Advanced Usage of Caddy
So far, we have vaultwarden being proxied to port 80 via dns. Excellent! If that was all we needed
caddy for, we can pat ourselves on the back and walk away. However we still have a ton of features we still want to implement. Encryption being on the top of the list.
Let’s have a look at some of the cooler things caddy can do to help protect our services.
In this section of the guide, we will demonstrate:
- Hot Reloading
- IP Whitelisting
- Proxying self signed TLS services
- Serving with Self Signed TLS
Using Caddy Snippets
At the moment our caddy file is pretty darn short. Which is good! However, as you add more containers, it’ll get more unwieldy to manage. This is where we can leverage snippets for more reusability. Snippets are either reusable caddyfile blocks, or more commonly, a separate caddyfile block that we import as a discrete file. Let’s show how this can help break up our syntax:
- rename your
- create a new
Caddyfilewith the following content:
- reload the
Functionally we actually haven’t changed anything. However, now we can use discrete files to separate our sites, keeping our structure much cleaner. As you add more files, Caddy will automatically import their configs on load.
At the moment we are restarting caddy by restarting the whole container. Which is fine. At least until you make a syntax error in your caddyfile and break the whole darn container on reload. This is especially fun when you are relying on caddy to reverse proxy your remote connection, which now just permanently dropped.
We can prevent that by running a hot reload instead. a Hot reload will restart the caddy service without restarting the whole container, and warn you if there is a syntax problem.
- Create a new file at
- Add the following content:
- Run the following to make the script executable and run, to see if caddy hot reloads
Great! Now if you happen to mess up a configuration, caddy will keep the last known good configuration and let you know there’s an error (at least until restart).
Some, possibly even most, services probably shouldn’t be exposed to the public web. If you haven’t port forwarded, then this is true by default. If you have port forwarded, you’ll want some way to limit external access. You can do this by limiting the subnets that can have access to your service.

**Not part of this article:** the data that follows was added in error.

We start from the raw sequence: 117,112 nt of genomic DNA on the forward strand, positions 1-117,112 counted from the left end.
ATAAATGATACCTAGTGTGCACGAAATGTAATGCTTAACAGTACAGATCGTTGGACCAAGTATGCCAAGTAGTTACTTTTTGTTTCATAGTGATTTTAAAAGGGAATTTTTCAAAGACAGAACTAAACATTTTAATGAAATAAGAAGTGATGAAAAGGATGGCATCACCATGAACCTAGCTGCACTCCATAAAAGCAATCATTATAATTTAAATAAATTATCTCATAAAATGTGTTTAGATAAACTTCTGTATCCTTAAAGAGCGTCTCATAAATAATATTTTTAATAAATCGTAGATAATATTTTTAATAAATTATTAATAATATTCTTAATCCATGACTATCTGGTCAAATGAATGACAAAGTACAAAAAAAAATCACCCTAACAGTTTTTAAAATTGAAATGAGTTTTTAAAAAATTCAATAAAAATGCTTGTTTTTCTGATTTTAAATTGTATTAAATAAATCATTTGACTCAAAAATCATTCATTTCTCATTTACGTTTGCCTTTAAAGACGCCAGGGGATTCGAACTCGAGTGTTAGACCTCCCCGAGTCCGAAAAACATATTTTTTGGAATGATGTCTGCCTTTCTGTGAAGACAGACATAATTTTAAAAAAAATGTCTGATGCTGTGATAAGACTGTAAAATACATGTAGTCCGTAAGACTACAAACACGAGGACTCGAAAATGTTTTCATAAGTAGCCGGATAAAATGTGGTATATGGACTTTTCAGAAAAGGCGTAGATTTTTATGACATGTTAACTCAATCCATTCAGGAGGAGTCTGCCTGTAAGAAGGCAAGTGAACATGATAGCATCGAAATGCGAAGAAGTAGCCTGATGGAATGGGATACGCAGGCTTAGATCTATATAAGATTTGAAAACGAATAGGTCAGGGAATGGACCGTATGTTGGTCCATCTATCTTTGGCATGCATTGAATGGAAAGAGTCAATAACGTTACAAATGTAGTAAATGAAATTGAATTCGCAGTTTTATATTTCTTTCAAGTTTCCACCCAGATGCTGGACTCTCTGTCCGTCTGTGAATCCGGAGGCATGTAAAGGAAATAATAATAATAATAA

- In the
Caddyfile, define two named matchers nested in snippets: localHostOnly and localSubnets:
- Modify your
vaultwarden.caddyto include the remote_ip matcher set to
127.0.0.1(essentially blocking all remotes)
- Reload caddy and confirm you can no longer reach the site
- change the vaultwarden config to something more sane like just local subnets and reload caddy again. Confirm that you can now access the site again.
Proxying self-signed Encrypted Services
So far we’ve been using caddy to just proxy docker services, and that’s great. But we don’t have to proxy docker services. We don’t even have to proxy services on the same host. We can even proxy services that use self signed certificates. For example, our host is running
cockpit on port 9090, using self signed HTTPS. Let’s try proxying that:
this example will only work if you are running cockpit on your host. Proxying encrypted services also has a performance impact (compared to HTTP), albeit negligible for anything short of production scale.
- Create a dns entry for
- create a
.caddyfile in the
caddy/container-configdirectory with the following and hot-reload caddy:
This caddy directive tells caddy to restrict access to local subnets and ignore the self signed nature of the https certificate it’s pulling from
- navigate to your new dns address and see if you can get to cockpit!
Serving with Self Signed TLS
So far, everything we’ve been proxying has been back to unencrypted HTTP. In fact, we’ve actually reduced our security with cockpit since we’ve downgraded from self-signed https to normal http. oops.
Let’s get all of our services encrypted with HTTPS instead.
- Modify your base
Caddyfileto resemble the following:
We are creating a global setting for caddy to skip trying to install itself as a root CA, in the event we want to run caddy as a rootless container. We are also adding a new snippet to self sign a site when used
- Now go into the two
.caddyfiles and change the sites to
https. Also add the
localTLSsnippet. hot reload when finished.
- Now browse to either site, and see it’s giving scary warnings! Don’t worry, this is a good thing. This means we’ve encrypted our sites (albeit with self signed certs).
Using Docker Networks
right now we have vaultwarden forwaded on port 8080 and our
vaultwarden.caddy is referring to the host port. This isn’t ideal and isn’t necessary if both caddy and a container are running in docker.
- create a docker network for our reverse proxy.
- Set up caddy to use that network and update with
docker-compose up -d
services: caddy: image: caddy:latest container_name: caddy restart: unless-stopped security_opt: - label:disable ports: - "80:80" - "443:443" - "443:443/udp" volumes: - ./container-config:/etc/caddy - /etc/localtime:/etc/localtime:ro networks: - reverseproxy-nw networks: reverseproxy-nw: external: true
- Set up vaultwarden (or whatever your web service) to live on that network as well. Comment out the published port:
- Bring up the service with
docker-compose up -d
- Finally modify the
vaultwarden.caddyto refer to vaultwarden by its internal port and container name:
- hot reload caddy, and you should see that vaultwarden is still accessible! despite not having any published ports.
So far we’ve really just scratched the surface of what caddy can do. It’s a very powerful tool. However, we still have a big problem. All of our websites have scary warnings!
If we have a registered domain, this is a fixable problem. Let’s figure out how in Adding Acme Certification.